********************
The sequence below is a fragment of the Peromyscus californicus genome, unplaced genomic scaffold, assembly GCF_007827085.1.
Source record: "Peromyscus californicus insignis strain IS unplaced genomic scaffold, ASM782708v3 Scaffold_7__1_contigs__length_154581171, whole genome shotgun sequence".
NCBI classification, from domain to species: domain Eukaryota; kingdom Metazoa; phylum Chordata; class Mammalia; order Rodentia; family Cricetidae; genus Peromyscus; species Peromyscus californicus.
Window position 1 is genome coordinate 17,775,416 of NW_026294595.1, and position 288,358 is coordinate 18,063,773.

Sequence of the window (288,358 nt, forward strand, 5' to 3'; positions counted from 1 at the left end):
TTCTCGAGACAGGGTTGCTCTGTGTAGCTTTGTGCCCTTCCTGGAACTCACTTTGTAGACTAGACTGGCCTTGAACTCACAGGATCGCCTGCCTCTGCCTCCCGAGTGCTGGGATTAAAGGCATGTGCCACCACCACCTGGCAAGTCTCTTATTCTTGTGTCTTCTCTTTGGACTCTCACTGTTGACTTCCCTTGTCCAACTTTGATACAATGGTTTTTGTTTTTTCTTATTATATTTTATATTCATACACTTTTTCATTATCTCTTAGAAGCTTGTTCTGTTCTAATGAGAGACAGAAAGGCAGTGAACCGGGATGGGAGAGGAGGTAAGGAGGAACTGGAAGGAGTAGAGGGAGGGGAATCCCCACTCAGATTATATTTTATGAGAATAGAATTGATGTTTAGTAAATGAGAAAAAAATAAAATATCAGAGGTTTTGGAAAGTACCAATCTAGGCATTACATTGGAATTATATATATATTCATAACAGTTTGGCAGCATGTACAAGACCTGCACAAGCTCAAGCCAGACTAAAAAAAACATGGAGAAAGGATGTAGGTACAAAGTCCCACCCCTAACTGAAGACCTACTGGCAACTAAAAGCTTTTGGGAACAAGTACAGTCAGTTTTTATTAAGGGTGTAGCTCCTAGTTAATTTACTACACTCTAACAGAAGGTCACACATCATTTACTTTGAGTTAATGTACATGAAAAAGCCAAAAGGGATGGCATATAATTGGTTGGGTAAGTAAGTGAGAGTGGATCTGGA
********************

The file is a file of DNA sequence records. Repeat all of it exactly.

The sequence below is a fragment of the Peromyscus californicus genome, unplaced genomic scaffold, assembly GCF_007827085.1.
Source record: "Peromyscus californicus insignis strain IS unplaced genomic scaffold, ASM782708v3 Scaffold_7__1_contigs__length_154581171, whole genome shotgun sequence".
NCBI classification, from domain to species: domain Eukaryota; kingdom Metazoa; phylum Chordata; class Mammalia; order Rodentia; family Cricetidae; genus Peromyscus; species Peromyscus californicus.
Window position 1 is genome coordinate 17,775,416 of NW_026294595.1, and position 288,358 is coordinate 18,063,773.

Sequence of the window (288,358 nt, forward strand, 5' to 3'; positions counted from 1 at the left end):
TTCTCGAGACAGGGTTGCTCTGTGTAGCTTTGTGCCCTTCCTGGAACTCACTTTGTAGACTAGACTGGCCTTGAACTCACAGGATCGCCTGCCTCTGCCTCCCGAGTGCTGGGATTAAAGGCATGTGCCACCACCACCTGGCAAGTCTCTTATTCTTGTGTCTTCTCTTTGGACTCTCACTGTTGACTTCCCTTGTCCAACTTTGATACAATGGTTTTTGTTTTTTCTTATTATATTTTATATTCATACACTTTTTCATTATCTCTTAGAAGCTTGTTCTGTTCTAATGAGAGACAGAAAGGCAGTGAACCGGGATGGGAGAGGAGGTAAGGAGGAACTGGAAGGAGTAGAGGGAGGGGAATCCCCACTCAGATTATATTTTATGAGAATAGAATTGATGTTTAGTAAATGAGAAAAAAATAAAATATCAGAGGTTTTGGAAAGTACCAATCTAGGCATTACATTGGAATTATATATATATTCATAACAGTTTGGCAGCATGTACAAGACCTGCACAAGCTCAAGCCAGACTAAAAAAAACATGGAGAAAGGATGTAGGTACAAAGTCCCACCCCTAACTGAAGACCTACTGGCAACTAAAAGCTTTTGGGAACAAGTACAGTCAGTTTTTATTAAGGGTGTAGCTCCTAGTTAATTTACTACACTCTAACAGAAGGTCACACATCATTTACTTTGAGTTAATGTACATGAAAAAGCCAAAAGGGATGGCATATAATTGGTTGGGTAAGTAAGTGAGAGTGGATCTGGA